Diabetes takes a toll on mental health

The pressure of living with diabetes takes a significant toll on the emotional wellbeing of more than half of the people diagnosed with the condition.

This National Diabetes Week (July 12 to 18), Diabetes Queensland CEO Sturt Eastwood is asking the public to be aware of the extra pressure diabetes places on the 256,000 Queenslanders living with the condition.

“Research tells us that 71% of people with type 1 diabetes and 58% of people with type 2 diabetes say the condition has a negative impact on their emotional wellbeing[i]”, said Mr Eastwood. “We also know that women who develop gestational diabetes are more likely to experience depression during pregnancy and after delivery.[ii]

“As a result, it’s estimated that the quality of life and mental health of more than 130,000 Queenslanders is affected by diabetes.”

The emotional burden of diabetes comes from the dozens of extra decisions people living with the condition need to make every day. The social and physical restrictions bought on by COVID-19 have added further stress and pressure.

Mr Eastwood, who lives with type 1 diabetes, said, “Once you’re diagnosed with diabetes, you’re constantly making decisions that impact your health. Life is much easier without diabetes.

“Some of the things people living with diabetes have to think about include “What are my blood glucose levels? Why have they gone high? Why are they low? Are my levels ok to drive? How many carbs are in that meal? Can I eat that piece of fruit? Why does my diabetes monitor keep beeping? And much more.”

Mr Eastwood said looking after mental health and wellbeing is an important foundation in the overall care of people living with diabetes.

“Diabetes, whether type 1, type 2, or gestational, needs to be managed daily to reduce the risk of complications. It’s not a condition that can be ignored, because diabetes never takes a holiday.”

Type 1 diabetes is an auto-immune condition that attacks the cells in the pancreas that produce insulin. It cannot be prevented. It can occur at any age but is most frequently diagnosed in children and young adults. Once the condition has developed, it requires urgent medical treatment and daily insulin for the rest of your life.

Type 2 diabetes, which tends to develop progressively, can be delayed or prevented in nearly 60 per cent of cases through healthy eating and a more active lifestyle. More than 222,000 Queenslanders live with type 2 diabetes.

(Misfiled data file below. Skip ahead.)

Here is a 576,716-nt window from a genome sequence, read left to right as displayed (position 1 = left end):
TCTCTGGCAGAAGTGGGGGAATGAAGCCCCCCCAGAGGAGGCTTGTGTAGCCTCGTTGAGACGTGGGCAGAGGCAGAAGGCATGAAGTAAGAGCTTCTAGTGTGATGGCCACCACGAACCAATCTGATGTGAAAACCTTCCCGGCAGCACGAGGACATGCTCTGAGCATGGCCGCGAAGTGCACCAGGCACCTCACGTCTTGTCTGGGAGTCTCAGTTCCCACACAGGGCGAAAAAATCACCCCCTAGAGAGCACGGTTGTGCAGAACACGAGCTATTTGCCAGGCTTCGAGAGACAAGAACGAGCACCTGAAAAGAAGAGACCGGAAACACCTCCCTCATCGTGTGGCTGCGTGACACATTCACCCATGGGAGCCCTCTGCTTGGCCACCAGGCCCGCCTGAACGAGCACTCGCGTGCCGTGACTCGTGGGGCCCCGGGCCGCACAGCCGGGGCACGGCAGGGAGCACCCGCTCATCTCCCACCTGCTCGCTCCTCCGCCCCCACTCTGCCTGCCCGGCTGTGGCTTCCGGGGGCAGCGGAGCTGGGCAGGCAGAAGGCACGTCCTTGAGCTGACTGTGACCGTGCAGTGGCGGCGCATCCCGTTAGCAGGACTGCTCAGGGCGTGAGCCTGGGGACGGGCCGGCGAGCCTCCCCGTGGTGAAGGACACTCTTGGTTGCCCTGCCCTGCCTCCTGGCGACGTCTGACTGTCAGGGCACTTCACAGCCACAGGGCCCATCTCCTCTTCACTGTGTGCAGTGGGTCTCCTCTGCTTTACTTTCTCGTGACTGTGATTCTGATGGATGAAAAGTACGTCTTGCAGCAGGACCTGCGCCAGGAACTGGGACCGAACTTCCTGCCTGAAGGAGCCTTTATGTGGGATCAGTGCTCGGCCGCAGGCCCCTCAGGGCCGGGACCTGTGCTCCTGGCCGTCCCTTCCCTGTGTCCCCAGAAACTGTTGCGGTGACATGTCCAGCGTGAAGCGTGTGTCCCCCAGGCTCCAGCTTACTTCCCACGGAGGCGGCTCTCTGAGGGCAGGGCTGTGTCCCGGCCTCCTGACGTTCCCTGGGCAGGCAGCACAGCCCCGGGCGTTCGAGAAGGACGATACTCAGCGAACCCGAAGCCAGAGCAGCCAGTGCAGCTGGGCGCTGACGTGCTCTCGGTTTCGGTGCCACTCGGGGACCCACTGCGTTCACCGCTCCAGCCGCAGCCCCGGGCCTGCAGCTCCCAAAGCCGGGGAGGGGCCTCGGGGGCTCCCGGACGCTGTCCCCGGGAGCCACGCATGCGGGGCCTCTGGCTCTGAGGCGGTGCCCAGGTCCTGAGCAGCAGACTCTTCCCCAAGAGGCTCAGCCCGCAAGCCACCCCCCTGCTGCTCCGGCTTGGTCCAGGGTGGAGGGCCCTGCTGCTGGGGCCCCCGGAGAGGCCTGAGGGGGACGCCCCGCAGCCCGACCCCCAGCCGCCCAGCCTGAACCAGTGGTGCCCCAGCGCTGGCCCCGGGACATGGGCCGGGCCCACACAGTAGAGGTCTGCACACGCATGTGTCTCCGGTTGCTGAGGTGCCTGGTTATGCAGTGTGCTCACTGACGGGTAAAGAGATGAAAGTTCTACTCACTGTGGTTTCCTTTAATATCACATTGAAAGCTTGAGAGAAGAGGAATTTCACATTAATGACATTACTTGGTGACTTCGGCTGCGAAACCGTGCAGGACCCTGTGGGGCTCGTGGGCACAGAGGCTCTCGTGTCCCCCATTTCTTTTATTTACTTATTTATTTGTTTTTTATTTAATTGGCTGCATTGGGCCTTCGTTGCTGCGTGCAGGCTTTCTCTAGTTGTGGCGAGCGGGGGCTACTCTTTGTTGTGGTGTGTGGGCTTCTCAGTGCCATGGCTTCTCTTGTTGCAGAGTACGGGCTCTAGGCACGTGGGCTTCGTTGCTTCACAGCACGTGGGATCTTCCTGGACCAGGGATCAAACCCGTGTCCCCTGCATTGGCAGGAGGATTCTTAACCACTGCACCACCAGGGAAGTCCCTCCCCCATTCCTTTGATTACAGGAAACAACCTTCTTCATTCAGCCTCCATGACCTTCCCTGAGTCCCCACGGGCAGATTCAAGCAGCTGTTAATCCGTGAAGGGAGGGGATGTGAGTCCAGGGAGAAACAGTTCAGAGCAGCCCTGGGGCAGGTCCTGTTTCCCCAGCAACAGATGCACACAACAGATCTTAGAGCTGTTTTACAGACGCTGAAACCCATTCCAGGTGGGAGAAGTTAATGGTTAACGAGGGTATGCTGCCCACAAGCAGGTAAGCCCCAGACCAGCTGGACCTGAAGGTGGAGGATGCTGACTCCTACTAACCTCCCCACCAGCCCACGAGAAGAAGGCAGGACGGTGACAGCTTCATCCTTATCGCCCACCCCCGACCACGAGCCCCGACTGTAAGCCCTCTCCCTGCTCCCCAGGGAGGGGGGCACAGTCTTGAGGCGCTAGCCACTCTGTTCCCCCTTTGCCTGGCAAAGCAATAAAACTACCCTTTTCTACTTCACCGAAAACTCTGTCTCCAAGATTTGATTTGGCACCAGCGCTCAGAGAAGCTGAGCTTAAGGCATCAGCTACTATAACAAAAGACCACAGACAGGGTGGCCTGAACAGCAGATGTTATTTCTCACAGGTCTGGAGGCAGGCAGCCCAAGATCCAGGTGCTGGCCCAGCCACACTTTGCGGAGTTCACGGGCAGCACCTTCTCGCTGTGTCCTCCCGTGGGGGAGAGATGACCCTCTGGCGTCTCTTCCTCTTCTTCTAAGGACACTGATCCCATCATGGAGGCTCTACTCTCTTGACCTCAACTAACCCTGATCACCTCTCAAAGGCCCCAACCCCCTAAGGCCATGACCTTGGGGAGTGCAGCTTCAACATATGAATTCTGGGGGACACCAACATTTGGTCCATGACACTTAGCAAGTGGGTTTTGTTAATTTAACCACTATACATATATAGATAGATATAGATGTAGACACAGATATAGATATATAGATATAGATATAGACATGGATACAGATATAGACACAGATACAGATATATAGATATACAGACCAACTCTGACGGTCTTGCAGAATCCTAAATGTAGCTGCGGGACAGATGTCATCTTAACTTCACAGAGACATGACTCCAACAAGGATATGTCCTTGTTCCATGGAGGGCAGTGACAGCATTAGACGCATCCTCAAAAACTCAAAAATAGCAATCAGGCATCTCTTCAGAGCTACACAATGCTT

Gestational diabetes occurs during pregnancy and puts both the mother and baby at increased risk of type 2 diabetes later in life. The latest statistics show there are 7,740 women living with gestational diabetes in Queensland.

Diabetes Queensland’s Psychologist Katherine Dixon said diabetes adds an extra level of stress and anxiety to the simple things many of us take for granted.

“What I regularly hear from the people I talk to is that diabetes is relentless,” Ms Dixon said.

“The pressure never goes away. Even when you’re doing all the right things for your health – eating well, exercising, taking your medication – when you have diabetes you can end up with the wrong result. It can be hard to find the right balance when your body doesn’t respond in the way you need it to.”

“When you add an extra stress such as COVID-19, it can be overwhelming. This is why I’ve seen a 30% increase in appointments since the pandemic started.”

Ms Dixon suggests five simple steps to help people with diabetes thrive, not just survive:

  1. Positivity – incorporate something that makes you feel good into your day.
  2. Engagement – be fully in the moment. When we’re in the zone we stop worrying about other things.
  3. Relationships – create connections with people who help you and make you feel good.
  4. Meaning – do something that gives you a sense of purpose.
  5. Achievement – celebrate big or small achievements each day.

The impact of diabetes on the mental and emotional health of people living with the condition is real. If you or someone you care about is struggling with diabetes, please call Diabetes Queensland on 1800 177 055 and ask to make an appointment with our Psychologist Katherine Dixon. All consultations are free and confidential.


[i] Diabetes MILES-2 2016 Survey Report which examined the psychological, social and behavioural aspects of diabetes.

[ii] A Meta-Analysis of Gestational Diabetes and Risk for Perinatal Depression, Massachusetts General Hospital and Harvard Medical School, Diabetic Medicine, Dec 27 2019.

About Diabetes Queensland

Diabetes Queensland is the only charity in the state that cares for people with all types of diabetes. We provide educational programs, support, advocacy services, and fund vital research into better treatments and the search for a cure. For more information contact Diabetes Queensland on 1800 177 055 or visit diabetesqld.org.au.

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